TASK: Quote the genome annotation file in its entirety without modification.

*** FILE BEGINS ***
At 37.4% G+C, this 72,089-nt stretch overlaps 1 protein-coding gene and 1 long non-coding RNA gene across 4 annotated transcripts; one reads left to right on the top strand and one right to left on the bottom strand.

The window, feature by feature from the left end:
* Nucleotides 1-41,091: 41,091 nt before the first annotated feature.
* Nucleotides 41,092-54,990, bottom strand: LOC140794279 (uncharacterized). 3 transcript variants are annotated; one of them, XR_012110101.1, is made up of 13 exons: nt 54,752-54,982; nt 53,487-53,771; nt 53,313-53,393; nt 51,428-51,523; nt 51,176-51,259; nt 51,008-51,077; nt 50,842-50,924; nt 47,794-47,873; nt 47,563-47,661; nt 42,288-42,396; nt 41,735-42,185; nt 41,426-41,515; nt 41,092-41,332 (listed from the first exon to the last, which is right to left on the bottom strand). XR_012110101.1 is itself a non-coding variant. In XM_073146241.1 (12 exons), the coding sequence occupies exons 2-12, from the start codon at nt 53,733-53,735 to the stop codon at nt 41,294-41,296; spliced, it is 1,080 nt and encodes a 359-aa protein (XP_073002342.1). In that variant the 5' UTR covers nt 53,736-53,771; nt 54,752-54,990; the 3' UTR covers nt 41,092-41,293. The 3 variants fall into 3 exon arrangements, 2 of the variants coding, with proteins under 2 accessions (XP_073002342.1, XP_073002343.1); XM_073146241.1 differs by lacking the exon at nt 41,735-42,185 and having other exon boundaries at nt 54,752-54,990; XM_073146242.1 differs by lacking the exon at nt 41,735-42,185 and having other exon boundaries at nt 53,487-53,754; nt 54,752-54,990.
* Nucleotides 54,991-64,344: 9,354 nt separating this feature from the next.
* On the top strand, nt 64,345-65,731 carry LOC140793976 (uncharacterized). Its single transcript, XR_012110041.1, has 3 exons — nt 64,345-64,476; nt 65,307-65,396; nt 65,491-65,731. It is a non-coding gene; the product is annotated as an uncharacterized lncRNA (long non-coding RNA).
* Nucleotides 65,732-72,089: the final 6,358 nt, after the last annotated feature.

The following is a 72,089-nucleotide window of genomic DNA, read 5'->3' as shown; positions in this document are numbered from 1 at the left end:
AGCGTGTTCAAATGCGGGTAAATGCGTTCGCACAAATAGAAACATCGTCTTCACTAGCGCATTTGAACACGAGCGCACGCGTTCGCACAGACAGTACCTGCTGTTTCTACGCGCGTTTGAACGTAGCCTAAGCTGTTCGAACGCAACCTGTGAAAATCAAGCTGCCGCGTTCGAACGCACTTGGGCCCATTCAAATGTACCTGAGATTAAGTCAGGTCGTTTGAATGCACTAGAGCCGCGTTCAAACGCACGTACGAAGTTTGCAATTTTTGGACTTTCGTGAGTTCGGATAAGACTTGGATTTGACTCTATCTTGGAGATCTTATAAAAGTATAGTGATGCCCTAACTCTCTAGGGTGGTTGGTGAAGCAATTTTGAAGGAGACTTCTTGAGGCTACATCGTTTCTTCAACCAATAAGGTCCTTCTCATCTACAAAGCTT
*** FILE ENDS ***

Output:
At 37.4% G+C, this 72,089-nt stretch overlaps 1 protein-coding gene and 1 long non-coding RNA gene across 4 annotated transcripts; one reads left to right on the top strand and one right to left on the bottom strand.

The window, feature by feature from the left end:
* Nucleotides 1-41,091: 41,091 nt before the first annotated feature.
* Nucleotides 41,092-54,990, bottom strand: LOC140794279 (uncharacterized). 3 transcript variants are annotated; one of them, XR_012110101.1, is made up of 13 exons: nt 54,752-54,982; nt 53,487-53,771; nt 53,313-53,393; nt 51,428-51,523; nt 51,176-51,259; nt 51,008-51,077; nt 50,842-50,924; nt 47,794-47,873; nt 47,563-47,661; nt 42,288-42,396; nt 41,735-42,185; nt 41,426-41,515; nt 41,092-41,332 (listed from the first exon to the last, which is right to left on the bottom strand). XR_012110101.1 is itself a non-coding variant. In XM_073146241.1 (12 exons), the coding sequence occupies exons 2-12, from the start codon at nt 53,733-53,735 to the stop codon at nt 41,294-41,296; spliced, it is 1,080 nt and encodes a 359-aa protein (XP_073002342.1). In that variant the 5' UTR covers nt 53,736-53,771; nt 54,752-54,990; the 3' UTR covers nt 41,092-41,293. The 3 variants fall into 3 exon arrangements, 2 of the variants coding, with proteins under 2 accessions (XP_073002342.1, XP_073002343.1); XM_073146241.1 differs by lacking the exon at nt 41,735-42,185 and having other exon boundaries at nt 54,752-54,990; XM_073146242.1 differs by lacking the exon at nt 41,735-42,185 and having other exon boundaries at nt 53,487-53,754; nt 54,752-54,990.
* Nucleotides 54,991-64,344: 9,354 nt separating this feature from the next.
* On the top strand, nt 64,345-65,731 carry LOC140793976 (uncharacterized). Its single transcript, XR_012110041.1, has 3 exons — nt 64,345-64,476; nt 65,307-65,396; nt 65,491-65,731. It is a non-coding gene; the product is annotated as an uncharacterized lncRNA (long non-coding RNA).
* Nucleotides 65,732-72,089: the final 6,358 nt, after the last annotated feature.

The following is a 72,089-nucleotide window of genomic DNA, read 5'->3' as shown; positions in this document are numbered from 1 at the left end:
AGCGTGTTCAAATGCGGGTAAATGCGTTCGCACAAATAGAAACATCGTCTTCACTAGCGCATTTGAACACGAGCGCACGCGTTCGCACAGACAGTACCTGCTGTTTCTACGCGCGTTTGAACGTAGCCTAAGCTGTTCGAACGCAACCTGTGAAAATCAAGCTGCCGCGTTCGAACGCACTTGGGCCCATTCAAATGTACCTGAGATTAAGTCAGGTCGTTTGAATGCACTAGAGCCGCGTTCAAACGCACGTACGAAGTTTGCAATTTTTGGACTTTCGTGAGTTCGGATAAGACTTGGATTTGACTCTATCTTGGAGATCTTATAAAAGTATAGTGATGCCCTAACTCTCTAGGGTGGTTGGTGAAGCAATTTTGAAGGAGACTTCTTGAGGCTACATCGTTTCTTCAACCAATAAGGTCCTTCTCATCTACAAAGCTT